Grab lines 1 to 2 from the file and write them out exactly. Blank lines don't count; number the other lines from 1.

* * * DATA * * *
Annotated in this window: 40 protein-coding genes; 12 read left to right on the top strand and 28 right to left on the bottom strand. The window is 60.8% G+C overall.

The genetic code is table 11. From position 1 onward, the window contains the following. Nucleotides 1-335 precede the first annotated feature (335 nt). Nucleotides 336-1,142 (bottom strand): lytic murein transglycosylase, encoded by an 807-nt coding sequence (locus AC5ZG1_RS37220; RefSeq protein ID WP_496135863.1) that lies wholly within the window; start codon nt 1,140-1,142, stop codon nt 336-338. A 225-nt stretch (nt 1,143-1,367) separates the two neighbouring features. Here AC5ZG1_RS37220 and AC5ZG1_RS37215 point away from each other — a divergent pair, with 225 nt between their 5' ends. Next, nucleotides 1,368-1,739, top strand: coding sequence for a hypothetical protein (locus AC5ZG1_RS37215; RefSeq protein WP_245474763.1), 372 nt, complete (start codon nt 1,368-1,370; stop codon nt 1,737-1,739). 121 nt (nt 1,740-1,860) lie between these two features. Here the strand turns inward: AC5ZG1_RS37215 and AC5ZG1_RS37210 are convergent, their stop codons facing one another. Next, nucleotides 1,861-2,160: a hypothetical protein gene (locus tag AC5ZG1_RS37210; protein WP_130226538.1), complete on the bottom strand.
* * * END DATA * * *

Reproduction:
Annotated in this window: 40 protein-coding genes; 12 read left to right on the top strand and 28 right to left on the bottom strand. The window is 60.8% G+C overall.

The genetic code is table 11. From position 1 onward, the window contains the following. Nucleotides 1-335 precede the first annotated feature (335 nt). Nucleotides 336-1,142 (bottom strand): lytic murein transglycosylase, encoded by an 807-nt coding sequence (locus AC5ZG1_RS37220; RefSeq protein ID WP_496135863.1) that lies wholly within the window; start codon nt 1,140-1,142, stop codon nt 336-338. A 225-nt stretch (nt 1,143-1,367) separates the two neighbouring features. Here AC5ZG1_RS37220 and AC5ZG1_RS37215 point away from each other — a divergent pair, with 225 nt between their 5' ends. Next, nucleotides 1,368-1,739, top strand: coding sequence for a hypothetical protein (locus AC5ZG1_RS37215; RefSeq protein WP_245474763.1), 372 nt, complete (start codon nt 1,368-1,370; stop codon nt 1,737-1,739). 121 nt (nt 1,740-1,860) lie between these two features. Here the strand turns inward: AC5ZG1_RS37215 and AC5ZG1_RS37210 are convergent, their stop codons facing one another. Next, nucleotides 1,861-2,160: a hypothetical protein gene (locus tag AC5ZG1_RS37210; protein WP_130226538.1), complete on the bottom strand.